Wherever the charter industry gains control, they adopt (or impose) what is called a “unified enrollment system,” so that charter schools are put on an equal footing with public schools. The parents registering a choice can’t tell the difference between a privately managed charter and a genuine public school. That is the goal of UES. The unified enrollment system has been pushed hard by the Gates Foundation and the Walton Family Foundation, in hopes of putting the free market system they prefer on a firm foundation, basically locking the charters in forever.

Chalkbeat reports that Mayor Bill De Blasio, once known as a critic of charters, came close to adopting the universal enrollment system. His top aides endorsed the idea. He must have noticed because he dropped the proposal from the speech he was about to make.

Watch his aides as they push the Walton-Gates agenda of the portfolio district:

“I’d like to propose that that we offer to include charter schools in our central enrollment system,” Josh Wallack wrote in an email to several other senior officials that September.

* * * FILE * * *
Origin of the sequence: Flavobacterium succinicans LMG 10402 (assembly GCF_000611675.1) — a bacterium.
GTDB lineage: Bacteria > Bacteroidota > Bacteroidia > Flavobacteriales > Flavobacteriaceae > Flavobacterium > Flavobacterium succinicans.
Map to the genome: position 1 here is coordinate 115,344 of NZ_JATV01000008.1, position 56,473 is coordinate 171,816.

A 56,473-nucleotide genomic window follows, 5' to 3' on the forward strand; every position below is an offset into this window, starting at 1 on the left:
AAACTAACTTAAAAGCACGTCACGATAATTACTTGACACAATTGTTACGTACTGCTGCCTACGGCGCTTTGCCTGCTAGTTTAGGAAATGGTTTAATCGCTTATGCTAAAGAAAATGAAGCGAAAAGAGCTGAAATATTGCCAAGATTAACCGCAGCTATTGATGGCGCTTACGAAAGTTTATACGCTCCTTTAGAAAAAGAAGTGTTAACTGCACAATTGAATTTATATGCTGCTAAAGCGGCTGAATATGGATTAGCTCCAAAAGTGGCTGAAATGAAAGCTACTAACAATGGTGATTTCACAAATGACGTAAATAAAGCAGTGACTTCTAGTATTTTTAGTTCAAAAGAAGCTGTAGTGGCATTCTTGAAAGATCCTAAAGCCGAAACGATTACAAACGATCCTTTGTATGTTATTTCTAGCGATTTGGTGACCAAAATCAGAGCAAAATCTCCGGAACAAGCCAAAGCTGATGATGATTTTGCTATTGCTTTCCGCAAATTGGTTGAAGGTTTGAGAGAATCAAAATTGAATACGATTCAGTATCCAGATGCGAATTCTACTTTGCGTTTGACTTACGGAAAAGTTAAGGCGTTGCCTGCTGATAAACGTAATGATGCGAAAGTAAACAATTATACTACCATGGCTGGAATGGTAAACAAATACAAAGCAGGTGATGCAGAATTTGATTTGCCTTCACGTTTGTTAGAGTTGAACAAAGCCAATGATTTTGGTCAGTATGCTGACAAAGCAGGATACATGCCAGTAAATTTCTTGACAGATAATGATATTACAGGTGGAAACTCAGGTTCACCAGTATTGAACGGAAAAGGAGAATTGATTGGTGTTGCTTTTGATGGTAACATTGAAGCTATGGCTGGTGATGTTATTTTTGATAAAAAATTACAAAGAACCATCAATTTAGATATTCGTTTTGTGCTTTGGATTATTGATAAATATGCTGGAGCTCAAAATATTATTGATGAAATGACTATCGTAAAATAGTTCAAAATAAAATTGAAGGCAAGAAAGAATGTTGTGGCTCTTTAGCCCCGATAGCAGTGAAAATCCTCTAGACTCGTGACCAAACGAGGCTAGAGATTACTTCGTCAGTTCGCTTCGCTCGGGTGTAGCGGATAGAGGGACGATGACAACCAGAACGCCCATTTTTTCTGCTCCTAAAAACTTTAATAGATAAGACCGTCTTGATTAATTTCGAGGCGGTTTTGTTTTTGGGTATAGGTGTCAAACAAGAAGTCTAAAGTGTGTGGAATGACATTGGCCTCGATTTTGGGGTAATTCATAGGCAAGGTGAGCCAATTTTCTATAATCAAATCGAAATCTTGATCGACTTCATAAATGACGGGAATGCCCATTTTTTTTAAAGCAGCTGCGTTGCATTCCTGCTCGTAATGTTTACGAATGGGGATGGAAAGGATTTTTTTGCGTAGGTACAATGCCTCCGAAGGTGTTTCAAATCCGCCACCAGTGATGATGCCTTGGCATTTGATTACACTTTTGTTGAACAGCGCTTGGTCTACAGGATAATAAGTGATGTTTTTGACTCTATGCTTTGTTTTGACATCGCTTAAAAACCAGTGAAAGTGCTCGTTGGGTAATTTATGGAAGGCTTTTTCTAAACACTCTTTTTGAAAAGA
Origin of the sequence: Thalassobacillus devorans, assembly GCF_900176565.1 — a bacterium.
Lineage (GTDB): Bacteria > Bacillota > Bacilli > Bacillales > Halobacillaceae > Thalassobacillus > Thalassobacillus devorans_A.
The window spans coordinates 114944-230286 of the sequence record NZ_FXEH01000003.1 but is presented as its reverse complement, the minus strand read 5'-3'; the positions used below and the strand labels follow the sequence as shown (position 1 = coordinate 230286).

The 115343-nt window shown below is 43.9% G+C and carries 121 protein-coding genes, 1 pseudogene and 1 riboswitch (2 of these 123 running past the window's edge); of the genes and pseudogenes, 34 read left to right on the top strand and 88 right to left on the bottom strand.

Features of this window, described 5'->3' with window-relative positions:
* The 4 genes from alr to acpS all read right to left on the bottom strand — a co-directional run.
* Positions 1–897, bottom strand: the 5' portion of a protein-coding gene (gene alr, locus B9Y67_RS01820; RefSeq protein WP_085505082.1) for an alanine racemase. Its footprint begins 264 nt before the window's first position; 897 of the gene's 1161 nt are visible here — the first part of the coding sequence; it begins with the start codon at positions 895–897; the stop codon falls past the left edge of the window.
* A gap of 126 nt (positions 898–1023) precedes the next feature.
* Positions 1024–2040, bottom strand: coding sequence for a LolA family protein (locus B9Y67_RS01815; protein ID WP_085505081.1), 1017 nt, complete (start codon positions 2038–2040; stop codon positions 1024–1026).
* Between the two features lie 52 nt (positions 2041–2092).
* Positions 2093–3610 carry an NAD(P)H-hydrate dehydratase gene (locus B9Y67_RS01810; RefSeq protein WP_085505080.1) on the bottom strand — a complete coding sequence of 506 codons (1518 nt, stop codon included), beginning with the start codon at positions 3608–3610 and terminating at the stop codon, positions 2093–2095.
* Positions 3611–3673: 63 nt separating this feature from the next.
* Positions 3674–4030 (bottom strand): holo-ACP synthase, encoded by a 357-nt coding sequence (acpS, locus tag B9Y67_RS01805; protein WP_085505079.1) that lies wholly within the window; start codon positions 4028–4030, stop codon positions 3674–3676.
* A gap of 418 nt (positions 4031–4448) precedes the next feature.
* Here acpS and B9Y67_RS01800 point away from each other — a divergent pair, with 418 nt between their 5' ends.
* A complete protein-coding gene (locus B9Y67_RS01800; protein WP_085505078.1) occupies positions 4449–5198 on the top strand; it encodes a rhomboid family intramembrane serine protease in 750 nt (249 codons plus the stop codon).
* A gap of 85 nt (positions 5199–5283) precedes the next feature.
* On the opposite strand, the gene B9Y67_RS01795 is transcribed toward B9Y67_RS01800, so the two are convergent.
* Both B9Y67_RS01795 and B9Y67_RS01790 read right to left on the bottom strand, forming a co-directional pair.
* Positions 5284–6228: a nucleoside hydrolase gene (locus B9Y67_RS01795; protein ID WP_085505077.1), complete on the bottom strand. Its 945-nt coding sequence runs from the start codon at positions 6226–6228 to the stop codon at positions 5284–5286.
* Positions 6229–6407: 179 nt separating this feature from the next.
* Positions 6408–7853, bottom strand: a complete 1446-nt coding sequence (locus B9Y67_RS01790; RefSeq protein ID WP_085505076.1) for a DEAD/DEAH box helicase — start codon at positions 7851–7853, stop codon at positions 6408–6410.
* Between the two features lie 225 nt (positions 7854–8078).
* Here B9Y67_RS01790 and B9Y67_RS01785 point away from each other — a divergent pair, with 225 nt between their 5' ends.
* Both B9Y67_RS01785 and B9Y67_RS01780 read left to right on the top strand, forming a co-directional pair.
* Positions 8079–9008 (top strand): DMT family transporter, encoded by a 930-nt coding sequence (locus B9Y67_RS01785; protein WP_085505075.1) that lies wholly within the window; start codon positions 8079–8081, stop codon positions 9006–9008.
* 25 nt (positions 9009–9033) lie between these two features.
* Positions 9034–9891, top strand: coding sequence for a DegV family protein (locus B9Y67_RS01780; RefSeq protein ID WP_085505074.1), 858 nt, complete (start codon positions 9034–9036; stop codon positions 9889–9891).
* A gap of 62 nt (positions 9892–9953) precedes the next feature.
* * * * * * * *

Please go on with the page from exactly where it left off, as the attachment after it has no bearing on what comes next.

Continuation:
“It’s a nice ‘tip of the cap,’” Wallack said. “It also allows us to settle, once and for all, the question of whether the charters are operating with any selection bias because all families would use exactly the same admissions process. Equity. One system.”

Common — sometimes known as “universal” — enrollment systems exist in cities from Newark to Indianapolis. Backers of the approach argue it can simplify the often complex and time-intensive process required to apply to either district or charter schools in cities that allow parents to choose among both. Streamlining the process can put parents on equal footing instead of allowing those with more time, knowledge or resources from automatically getting a leg up.

Early in de Blasio’s administration, emails show, the idea was initially met with approval from other senior officials, including Karin Goldmark, an education advisor to de Blasio who now serves as a deputy chancellor responsible for overseeing partnerships with charter schools among other programs.

Please note in the article that Chalkbeat went to charter advocates to get their views and didn’t bother to interview anyone who thought it was a terrible idea. The unified enrollment system reinforces the Corporate Reformers’ “portfolio model.” Contrary to the article’s claim, the unified system does not put parents on an equal footing, it puts charter schools on an equal footing.

Why in the world would Chalkbeat reach out to someone at the charter-friendly Center for Reinventing Education at the University of Washington in Seattle instead of talking to anyone in New York City who wants to stop the resource drain of the aggressive charter industry, which already costs New York City over $2 billion every year? Why not call Bill Gates or Alice Walton and go right to the source of the corporate takeover of public education?